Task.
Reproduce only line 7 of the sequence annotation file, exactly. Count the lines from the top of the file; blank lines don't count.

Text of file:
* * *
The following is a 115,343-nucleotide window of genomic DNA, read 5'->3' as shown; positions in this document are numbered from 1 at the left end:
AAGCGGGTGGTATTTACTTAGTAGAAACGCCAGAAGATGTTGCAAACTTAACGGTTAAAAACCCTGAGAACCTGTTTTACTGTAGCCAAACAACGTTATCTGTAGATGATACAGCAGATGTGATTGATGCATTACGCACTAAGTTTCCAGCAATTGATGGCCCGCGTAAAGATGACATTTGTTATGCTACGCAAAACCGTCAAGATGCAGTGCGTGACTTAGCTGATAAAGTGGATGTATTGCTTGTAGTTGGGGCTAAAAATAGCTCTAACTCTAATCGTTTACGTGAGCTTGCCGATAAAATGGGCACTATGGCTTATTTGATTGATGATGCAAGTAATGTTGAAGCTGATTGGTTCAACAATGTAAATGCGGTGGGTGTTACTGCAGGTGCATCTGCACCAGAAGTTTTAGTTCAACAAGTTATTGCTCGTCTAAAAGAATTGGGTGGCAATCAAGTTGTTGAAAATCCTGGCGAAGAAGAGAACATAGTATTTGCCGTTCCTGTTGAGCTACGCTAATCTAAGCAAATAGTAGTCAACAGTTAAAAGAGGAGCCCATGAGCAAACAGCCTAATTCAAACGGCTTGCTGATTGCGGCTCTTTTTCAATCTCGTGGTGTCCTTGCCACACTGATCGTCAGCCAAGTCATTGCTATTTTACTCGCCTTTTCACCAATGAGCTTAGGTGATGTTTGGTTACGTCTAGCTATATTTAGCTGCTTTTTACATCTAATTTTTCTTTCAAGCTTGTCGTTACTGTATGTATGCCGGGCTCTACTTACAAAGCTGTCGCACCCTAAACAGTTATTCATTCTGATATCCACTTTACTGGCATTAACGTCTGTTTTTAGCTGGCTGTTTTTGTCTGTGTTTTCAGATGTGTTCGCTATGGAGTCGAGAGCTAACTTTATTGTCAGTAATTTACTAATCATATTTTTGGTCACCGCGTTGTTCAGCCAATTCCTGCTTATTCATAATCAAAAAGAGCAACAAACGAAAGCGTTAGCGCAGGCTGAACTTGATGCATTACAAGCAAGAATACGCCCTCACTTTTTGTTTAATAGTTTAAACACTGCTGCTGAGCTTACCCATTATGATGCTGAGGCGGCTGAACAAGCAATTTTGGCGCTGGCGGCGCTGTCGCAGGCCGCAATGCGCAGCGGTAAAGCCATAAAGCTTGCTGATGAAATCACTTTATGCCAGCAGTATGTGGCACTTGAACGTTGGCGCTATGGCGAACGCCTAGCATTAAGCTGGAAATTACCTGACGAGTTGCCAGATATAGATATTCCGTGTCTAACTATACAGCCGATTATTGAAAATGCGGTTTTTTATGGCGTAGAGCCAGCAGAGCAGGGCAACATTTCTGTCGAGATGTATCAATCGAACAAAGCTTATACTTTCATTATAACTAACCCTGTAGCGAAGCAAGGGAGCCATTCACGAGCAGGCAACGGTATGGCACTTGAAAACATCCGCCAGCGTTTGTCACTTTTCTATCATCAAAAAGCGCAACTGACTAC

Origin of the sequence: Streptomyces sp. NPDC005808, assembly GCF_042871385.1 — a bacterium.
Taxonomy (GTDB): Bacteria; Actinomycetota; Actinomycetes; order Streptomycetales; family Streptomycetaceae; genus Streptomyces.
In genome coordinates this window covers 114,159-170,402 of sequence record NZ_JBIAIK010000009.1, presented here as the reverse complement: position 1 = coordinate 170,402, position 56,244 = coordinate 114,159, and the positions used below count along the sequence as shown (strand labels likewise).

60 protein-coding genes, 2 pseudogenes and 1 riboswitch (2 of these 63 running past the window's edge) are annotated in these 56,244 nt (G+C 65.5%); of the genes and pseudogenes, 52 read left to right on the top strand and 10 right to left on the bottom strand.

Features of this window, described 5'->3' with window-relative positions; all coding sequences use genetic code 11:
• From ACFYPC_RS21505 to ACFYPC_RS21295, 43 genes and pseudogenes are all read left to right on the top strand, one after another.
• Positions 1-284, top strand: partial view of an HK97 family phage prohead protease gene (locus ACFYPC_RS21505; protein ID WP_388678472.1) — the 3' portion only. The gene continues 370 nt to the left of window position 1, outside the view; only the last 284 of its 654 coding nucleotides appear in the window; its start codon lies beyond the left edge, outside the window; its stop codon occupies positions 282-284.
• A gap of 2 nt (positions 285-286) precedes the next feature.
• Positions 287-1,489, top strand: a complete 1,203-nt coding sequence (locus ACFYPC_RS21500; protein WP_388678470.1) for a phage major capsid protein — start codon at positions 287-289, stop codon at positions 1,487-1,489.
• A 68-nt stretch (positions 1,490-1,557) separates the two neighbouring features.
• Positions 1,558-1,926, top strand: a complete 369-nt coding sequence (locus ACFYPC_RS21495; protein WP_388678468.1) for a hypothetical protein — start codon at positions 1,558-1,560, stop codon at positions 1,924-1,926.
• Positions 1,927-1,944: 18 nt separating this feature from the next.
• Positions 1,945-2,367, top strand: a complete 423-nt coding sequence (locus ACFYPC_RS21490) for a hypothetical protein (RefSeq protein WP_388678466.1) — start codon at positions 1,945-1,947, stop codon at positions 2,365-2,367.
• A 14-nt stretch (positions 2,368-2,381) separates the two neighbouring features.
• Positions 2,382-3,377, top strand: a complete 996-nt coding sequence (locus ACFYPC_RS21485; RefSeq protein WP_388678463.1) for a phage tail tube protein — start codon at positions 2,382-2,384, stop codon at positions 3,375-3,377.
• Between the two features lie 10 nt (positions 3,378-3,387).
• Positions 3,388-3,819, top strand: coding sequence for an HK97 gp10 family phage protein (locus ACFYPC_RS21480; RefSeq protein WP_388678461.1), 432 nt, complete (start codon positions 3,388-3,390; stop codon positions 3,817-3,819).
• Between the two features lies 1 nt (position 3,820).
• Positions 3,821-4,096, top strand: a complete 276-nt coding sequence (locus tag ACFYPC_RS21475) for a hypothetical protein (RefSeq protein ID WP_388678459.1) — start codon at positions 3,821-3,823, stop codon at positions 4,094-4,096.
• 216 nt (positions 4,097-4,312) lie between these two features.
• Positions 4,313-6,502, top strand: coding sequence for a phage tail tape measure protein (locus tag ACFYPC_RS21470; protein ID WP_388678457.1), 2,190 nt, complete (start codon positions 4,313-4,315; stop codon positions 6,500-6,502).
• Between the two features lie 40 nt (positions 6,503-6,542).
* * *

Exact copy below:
Features of this window, described 5'->3' with window-relative positions; all coding sequences use genetic code 11: